Well, what is the gesture?  It's because I never ended up working in journalism despite having gotten a journalism degree that I think we might want to step back and ask whether the art object is the thing to consider here.  As modern art gets ever more abstract and esoteric, it's possible that the self-destructing painting was merely the catalyst for something else.  It was just some painting until it self-destructed.  To be absurd about it, the art isn't the painting but the journalistic cycle of coverage that designated it as an art object in the wake of the Sotheby incident.  Yes, the painting was sold on the market but the extra "spell" of the journalistic coverage is what completes the art object.  It was metaphorically nothing to write home about or think about until journalistic coverage made it a painting to be talked about.

I don't know if I'd say that what happened is we were shown an art work that critiques its own commodification.  That bromide is easy to find and it's presented over at Vox.
Essentially, Banksy likes to produce works that critique their own commodification. But he also seems to be increasingly critiquing the public’s attitudes toward art, and its complicity within the system of that commodification. [emphasis added] The Dismaland project implicated the “tourists” for their enjoyment of the experience as much as it implicated Disney itself. With the Central Park experiment, the entire experience — the pop-up art stand and the art sold within it, as well as the night-and-day opposing responses from the public both before and after the reveal that Banksy was the perpetrator — became a piece of art.

With these exhibitions, Banksy is also increasingly using his work to explore and critique the idea of virality, and how it influences the perceived value of a work in the minds of both the public and the artistic establishment.

To understand more about this, I turned to Zardulu, the anonymous street artist who’s gained a cult following for staging viral moments, often involving animals. Zardulu is known for espousing a belief that pranks, hoaxes, and the manufacturing of virality are all part of the creation of modern-day mythology. Her current debut art show presents several of these moments through the framework of mythos in order to explore what myth-making means in a contemporary context.

“Banksy is in a unique position that he can simply release a piece of work and it goes viral,” Zardulu said, “the same way Kim Kardashian can tweet a selfie and it gets more attention than the overthrow of a foreign government.”

“But this piece is different,” she adds, referring to the Balloon Girl auction. “He wanted to create a viral moment, a viral video, and he obviously wanted us to ask whether the piece is now worth more or less now that it’s been part of a viral moment.”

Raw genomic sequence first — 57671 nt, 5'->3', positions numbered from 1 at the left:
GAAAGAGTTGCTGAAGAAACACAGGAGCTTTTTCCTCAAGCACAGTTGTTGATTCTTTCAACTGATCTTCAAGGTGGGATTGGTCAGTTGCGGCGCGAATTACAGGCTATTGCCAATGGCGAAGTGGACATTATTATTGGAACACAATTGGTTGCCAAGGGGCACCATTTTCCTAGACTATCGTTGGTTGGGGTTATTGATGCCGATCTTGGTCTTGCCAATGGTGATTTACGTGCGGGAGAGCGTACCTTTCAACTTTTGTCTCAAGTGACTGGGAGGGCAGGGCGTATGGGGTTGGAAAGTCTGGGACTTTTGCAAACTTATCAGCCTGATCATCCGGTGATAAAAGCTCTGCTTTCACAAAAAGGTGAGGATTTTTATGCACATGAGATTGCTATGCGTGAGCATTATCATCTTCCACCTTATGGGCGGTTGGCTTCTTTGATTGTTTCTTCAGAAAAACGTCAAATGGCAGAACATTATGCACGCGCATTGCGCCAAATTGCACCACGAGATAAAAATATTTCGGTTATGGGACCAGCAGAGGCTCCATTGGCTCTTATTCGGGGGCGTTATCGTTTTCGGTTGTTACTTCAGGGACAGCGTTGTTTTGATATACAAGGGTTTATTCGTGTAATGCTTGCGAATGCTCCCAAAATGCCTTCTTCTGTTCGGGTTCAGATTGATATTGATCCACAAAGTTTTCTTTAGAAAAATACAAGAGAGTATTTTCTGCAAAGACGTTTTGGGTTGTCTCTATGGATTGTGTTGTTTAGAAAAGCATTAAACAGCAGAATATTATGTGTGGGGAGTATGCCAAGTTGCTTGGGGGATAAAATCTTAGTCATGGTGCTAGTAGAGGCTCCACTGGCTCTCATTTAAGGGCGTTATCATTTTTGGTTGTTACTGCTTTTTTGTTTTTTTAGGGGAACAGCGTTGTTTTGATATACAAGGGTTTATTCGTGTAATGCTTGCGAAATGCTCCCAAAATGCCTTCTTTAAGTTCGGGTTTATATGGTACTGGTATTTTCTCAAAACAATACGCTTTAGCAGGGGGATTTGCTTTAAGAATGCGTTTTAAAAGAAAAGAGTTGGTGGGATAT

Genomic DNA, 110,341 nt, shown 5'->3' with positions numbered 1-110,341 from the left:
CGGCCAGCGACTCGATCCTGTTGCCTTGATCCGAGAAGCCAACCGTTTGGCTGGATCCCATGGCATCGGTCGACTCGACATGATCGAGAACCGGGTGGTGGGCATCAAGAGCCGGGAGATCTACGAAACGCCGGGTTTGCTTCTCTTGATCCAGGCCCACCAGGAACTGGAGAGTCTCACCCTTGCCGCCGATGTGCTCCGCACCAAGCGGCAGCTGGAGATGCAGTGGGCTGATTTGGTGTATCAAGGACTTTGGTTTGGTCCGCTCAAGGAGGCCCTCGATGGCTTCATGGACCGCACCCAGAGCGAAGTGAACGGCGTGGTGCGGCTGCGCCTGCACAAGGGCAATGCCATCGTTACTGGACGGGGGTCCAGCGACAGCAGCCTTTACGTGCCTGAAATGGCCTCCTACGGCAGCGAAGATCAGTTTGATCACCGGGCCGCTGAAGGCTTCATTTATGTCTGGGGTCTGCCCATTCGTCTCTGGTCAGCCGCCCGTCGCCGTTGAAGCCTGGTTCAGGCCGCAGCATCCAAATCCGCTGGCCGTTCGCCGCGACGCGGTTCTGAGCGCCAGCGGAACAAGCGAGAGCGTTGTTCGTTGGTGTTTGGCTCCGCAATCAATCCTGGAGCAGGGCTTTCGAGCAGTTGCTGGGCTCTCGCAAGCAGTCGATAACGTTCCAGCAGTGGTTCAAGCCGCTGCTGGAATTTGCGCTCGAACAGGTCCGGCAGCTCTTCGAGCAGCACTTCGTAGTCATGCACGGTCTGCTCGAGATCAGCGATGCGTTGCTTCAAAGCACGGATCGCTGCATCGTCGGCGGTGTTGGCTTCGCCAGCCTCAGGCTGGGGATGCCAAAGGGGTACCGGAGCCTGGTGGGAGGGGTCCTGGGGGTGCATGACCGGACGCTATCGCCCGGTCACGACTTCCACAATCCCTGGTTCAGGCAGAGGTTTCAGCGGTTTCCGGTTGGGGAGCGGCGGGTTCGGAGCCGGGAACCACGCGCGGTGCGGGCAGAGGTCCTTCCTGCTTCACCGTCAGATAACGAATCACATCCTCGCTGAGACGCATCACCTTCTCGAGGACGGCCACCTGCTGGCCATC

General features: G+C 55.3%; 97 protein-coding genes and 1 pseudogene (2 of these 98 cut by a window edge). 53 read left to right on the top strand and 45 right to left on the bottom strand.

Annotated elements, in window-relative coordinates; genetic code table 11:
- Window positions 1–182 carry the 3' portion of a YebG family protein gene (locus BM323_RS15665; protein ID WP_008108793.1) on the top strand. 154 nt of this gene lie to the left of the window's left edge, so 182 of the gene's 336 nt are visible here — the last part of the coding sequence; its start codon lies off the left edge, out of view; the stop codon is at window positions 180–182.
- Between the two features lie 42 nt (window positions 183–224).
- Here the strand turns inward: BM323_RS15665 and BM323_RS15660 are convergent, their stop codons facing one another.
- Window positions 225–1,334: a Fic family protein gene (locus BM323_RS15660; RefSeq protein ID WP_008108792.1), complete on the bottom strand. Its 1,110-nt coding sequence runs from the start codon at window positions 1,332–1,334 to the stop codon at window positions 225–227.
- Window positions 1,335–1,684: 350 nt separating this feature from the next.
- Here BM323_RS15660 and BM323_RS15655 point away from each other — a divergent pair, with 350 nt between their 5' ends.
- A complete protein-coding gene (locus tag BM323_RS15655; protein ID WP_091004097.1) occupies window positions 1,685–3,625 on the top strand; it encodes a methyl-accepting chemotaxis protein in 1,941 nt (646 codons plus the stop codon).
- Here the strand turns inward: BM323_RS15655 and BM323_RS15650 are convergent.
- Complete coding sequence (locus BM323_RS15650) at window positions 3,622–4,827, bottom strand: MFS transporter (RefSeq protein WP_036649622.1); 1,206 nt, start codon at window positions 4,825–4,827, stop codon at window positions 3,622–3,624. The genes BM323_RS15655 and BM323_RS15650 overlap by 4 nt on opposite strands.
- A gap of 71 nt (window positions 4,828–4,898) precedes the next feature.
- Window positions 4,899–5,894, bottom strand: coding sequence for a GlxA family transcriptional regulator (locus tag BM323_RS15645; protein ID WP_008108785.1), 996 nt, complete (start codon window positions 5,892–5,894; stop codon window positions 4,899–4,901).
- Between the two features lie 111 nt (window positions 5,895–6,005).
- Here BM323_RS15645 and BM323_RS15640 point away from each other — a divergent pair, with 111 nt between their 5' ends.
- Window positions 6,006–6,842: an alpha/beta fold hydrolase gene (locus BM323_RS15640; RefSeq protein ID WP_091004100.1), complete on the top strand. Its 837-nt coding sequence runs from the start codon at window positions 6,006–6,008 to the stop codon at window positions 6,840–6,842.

Zardulu sees Banksy as extending a tradition of pranks as an art form that began in the 1960s with Situationism, a small but highly influential movement of avant-garde political reactionaries and artists that sprang up in Paris in the 1960s. Situationists held a complicated interplay of beliefs about art, culture, and capitalism, but their main thesis was the idea that human behavior isn’t natural, but rather defined by one’s situation — and that a “situation” could be carefully crafted and manipulated.
Situationist artists believed that creating “situations” was itself art, and this found resonance in everything from politics to punk music to the development of postmodernism — and now, in situations like the one Banksy has just created.

“For whatever reason, [Situationists] didn’t ever do anything to physically substantiate their performances,” Zardulu said. “So when I started to do my work, I always thought it was important to have a component represent the performances. It’s part of the declaration I made in my manifesto. My manifesto also specifically refers to the environment we’re in today, that we can create these fabricated viral moments, and that there’s something unique and special about that. So, Banksy has really done exactly that. Created a viral moment, and the object that physically substantiates it is the frame and the shredded painting.”  

Why don't we take a step further back from the arts world axioms.  What if Banksy has tried to do something going beyond a stunt about art and commodification to create a painting that can't go viral unless the arts journalistic machinery makes it viral?  After all, if in the news cycle the painting became a "new" work by dint of getting shredded and thus garnered yet another headline ...